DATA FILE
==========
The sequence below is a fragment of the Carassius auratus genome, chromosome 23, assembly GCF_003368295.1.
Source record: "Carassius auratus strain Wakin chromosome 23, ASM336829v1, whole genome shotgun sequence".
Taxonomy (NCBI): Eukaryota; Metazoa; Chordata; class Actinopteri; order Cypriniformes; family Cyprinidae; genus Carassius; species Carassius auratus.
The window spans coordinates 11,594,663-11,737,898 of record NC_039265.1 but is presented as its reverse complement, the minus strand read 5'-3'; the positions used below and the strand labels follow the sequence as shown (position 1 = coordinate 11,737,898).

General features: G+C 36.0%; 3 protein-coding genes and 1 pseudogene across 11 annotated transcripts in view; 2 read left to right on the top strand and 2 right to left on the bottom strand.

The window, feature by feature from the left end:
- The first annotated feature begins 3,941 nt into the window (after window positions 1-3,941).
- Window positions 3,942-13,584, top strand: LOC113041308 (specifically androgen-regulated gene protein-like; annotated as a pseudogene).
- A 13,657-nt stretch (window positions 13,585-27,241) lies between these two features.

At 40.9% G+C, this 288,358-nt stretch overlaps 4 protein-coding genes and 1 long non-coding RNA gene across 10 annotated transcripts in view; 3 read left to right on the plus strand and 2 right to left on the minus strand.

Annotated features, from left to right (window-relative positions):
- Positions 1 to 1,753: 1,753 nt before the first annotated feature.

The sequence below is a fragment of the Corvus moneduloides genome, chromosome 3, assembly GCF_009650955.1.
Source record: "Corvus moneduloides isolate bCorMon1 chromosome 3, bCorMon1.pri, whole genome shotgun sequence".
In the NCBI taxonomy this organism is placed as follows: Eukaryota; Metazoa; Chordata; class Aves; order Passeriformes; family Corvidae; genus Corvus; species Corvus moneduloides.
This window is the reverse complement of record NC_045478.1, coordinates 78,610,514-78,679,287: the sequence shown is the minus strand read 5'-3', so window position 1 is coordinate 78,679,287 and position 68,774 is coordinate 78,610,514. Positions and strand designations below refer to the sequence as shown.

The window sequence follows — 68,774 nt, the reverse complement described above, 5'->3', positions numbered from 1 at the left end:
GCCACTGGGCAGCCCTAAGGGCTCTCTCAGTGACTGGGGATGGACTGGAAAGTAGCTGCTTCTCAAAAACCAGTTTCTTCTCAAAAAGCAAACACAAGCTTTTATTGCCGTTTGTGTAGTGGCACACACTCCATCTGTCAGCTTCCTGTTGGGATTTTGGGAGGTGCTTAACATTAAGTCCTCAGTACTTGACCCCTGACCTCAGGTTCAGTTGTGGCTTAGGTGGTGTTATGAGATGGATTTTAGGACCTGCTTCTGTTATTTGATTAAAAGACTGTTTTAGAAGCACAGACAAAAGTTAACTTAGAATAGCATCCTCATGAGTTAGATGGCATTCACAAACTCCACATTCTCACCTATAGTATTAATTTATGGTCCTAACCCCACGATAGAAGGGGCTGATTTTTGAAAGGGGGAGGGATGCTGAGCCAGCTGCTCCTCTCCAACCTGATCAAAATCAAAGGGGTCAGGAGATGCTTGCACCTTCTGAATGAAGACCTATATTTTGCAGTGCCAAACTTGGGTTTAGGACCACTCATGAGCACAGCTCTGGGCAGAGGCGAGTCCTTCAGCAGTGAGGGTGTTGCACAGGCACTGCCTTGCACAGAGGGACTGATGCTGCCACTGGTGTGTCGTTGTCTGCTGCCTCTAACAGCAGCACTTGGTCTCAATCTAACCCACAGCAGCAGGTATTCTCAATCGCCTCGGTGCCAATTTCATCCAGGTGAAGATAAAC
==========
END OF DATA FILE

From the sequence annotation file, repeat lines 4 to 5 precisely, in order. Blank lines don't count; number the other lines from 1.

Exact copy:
The window spans coordinates 11,594,663-11,737,898 of record NC_039265.1 but is presented as its reverse complement, the minus strand read 5'-3'; the positions used below and the strand labels follow the sequence as shown (position 1 = coordinate 11,737,898).

General features: G+C 36.0%; 3 protein-coding genes and 1 pseudogene across 11 annotated transcripts in view; 2 read left to right on the top strand and 2 right to left on the bottom strand.